I didn't know then that I didn't have some lines, I had many--all crammed eloquently into a nine minute scene, but I did know that these friends had been here for us when Dustin was attacked back in September, showing up at our door to check in on us, taking time out of their lives to come lighten up his spirits. I knew they had come to our house for various get-togethers and had invited us to theirs. Some of them had been to our wedding! I knew them before, during and after they found "the one!" and got married, the heartbreaks they'd been through and the relationships that thrived, how they sang karaoke and what they liked to drink, their favorite restaurants and football teams...I knew that they were our friends and if they needed something, even for me to overcome the knowledge that an audience would be watching my every move for ten minutes, I was going to do it.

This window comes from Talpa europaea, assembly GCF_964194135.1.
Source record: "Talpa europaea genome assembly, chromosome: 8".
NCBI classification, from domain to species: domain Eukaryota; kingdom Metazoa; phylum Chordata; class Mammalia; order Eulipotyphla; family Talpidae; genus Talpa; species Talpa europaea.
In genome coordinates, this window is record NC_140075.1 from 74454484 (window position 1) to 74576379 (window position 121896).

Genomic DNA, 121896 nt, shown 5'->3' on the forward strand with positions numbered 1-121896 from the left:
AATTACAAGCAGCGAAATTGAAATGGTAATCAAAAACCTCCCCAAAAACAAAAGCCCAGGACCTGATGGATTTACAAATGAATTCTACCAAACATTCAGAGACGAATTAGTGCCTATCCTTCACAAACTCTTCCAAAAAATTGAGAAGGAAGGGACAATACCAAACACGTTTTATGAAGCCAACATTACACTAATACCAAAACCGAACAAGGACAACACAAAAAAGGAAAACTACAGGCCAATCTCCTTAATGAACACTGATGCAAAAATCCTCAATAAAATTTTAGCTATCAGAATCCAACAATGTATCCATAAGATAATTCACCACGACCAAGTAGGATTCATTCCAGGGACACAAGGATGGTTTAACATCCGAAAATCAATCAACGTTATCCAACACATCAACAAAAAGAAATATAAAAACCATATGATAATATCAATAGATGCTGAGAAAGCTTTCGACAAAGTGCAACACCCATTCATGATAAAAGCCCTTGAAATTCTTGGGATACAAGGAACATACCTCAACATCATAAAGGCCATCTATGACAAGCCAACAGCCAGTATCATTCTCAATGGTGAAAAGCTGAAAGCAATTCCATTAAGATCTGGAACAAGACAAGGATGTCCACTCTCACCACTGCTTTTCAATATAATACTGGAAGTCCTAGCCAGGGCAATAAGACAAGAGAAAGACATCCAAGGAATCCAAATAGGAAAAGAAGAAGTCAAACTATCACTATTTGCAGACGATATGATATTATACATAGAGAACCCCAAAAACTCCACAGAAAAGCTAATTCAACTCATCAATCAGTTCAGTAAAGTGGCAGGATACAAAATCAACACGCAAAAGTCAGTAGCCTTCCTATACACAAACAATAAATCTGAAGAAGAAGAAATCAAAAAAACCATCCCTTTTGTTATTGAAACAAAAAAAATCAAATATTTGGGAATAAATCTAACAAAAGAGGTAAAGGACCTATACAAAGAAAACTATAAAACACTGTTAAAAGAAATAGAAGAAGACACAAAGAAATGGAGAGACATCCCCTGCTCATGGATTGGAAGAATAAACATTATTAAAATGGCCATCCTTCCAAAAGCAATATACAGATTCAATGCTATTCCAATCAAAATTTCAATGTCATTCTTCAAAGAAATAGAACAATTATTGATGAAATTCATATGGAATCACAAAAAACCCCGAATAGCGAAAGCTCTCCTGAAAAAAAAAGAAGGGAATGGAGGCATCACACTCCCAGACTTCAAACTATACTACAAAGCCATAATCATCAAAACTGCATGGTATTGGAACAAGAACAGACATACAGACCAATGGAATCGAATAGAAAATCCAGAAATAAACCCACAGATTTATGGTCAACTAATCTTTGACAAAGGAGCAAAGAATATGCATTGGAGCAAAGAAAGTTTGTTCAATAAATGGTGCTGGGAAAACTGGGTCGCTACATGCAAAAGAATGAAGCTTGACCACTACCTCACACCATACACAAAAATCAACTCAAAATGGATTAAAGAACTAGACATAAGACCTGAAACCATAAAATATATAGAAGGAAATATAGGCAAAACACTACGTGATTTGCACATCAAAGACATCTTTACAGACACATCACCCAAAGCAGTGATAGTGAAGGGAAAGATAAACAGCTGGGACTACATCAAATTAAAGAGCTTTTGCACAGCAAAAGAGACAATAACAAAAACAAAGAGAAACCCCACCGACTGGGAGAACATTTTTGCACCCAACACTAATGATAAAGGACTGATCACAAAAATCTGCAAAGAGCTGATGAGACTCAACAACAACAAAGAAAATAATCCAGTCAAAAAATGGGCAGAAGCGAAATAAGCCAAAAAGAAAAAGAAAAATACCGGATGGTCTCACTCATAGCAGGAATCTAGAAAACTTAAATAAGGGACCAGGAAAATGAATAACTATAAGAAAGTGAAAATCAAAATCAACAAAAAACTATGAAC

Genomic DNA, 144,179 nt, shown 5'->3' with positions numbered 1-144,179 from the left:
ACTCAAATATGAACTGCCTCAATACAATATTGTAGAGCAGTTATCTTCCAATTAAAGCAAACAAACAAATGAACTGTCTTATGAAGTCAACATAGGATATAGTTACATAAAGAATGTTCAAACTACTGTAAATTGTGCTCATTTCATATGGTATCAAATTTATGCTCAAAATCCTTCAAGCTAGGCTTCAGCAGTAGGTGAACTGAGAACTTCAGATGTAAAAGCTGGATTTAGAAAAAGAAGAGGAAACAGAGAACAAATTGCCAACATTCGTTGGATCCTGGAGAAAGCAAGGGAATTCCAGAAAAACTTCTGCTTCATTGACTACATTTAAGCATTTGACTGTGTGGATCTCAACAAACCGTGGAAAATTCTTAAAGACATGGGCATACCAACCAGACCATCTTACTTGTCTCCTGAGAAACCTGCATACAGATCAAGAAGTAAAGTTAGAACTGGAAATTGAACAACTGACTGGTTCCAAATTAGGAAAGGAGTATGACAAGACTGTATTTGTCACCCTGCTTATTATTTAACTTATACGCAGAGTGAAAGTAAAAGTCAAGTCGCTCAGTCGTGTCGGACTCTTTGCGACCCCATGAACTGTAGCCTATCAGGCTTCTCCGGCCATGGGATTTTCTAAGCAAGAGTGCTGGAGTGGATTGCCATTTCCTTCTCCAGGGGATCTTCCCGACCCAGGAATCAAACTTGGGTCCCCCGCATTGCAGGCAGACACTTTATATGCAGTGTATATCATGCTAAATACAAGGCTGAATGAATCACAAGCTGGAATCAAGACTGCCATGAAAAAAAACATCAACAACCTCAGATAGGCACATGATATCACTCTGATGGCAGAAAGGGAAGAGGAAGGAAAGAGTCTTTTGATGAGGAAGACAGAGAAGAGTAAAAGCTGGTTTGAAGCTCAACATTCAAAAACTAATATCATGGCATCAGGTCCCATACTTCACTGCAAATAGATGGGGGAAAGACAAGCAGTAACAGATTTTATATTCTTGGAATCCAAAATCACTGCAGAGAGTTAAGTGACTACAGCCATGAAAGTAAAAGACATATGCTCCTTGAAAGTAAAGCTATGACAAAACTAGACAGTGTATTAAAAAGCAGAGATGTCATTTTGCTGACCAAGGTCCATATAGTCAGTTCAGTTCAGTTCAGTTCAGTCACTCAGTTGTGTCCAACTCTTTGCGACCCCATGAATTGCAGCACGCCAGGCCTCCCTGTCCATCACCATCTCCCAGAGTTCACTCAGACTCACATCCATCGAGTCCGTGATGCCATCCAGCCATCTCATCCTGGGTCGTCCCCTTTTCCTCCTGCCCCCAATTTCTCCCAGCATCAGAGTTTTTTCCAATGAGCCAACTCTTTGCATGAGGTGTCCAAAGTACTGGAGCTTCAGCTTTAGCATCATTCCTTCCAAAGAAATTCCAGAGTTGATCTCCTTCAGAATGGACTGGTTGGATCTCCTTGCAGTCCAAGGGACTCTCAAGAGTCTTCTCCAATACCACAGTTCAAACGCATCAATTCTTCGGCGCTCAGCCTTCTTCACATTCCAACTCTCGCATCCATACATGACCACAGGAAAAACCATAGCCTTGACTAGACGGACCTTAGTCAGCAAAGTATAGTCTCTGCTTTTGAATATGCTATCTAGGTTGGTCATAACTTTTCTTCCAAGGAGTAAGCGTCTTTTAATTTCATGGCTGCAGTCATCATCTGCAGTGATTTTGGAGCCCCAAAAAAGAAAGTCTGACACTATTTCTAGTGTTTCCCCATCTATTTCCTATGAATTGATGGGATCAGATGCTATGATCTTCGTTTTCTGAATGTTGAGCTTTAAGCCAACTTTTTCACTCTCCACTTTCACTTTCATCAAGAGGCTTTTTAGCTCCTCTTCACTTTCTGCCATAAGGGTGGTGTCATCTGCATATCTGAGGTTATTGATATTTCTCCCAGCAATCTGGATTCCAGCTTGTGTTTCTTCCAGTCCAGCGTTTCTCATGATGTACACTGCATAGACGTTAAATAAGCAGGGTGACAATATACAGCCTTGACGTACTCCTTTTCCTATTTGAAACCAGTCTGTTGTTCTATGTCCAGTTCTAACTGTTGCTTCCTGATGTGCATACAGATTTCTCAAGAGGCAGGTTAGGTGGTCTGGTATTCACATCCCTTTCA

This weekend has reminded me why I liked being in productions so much. It's the coming together of a cast of sordid individuals and characters to create a unified existence that's more than just the self, but a community creation. Together, we have created something bigger than any of us individually; we have made an audience laugh and cry and think. It's the perfect metaphor for what this group of friends we've found has done for our lives: gave us experiences that are fulfilling and thought-provoking and meaningful when I, for one, had started to doubt that such things still existed.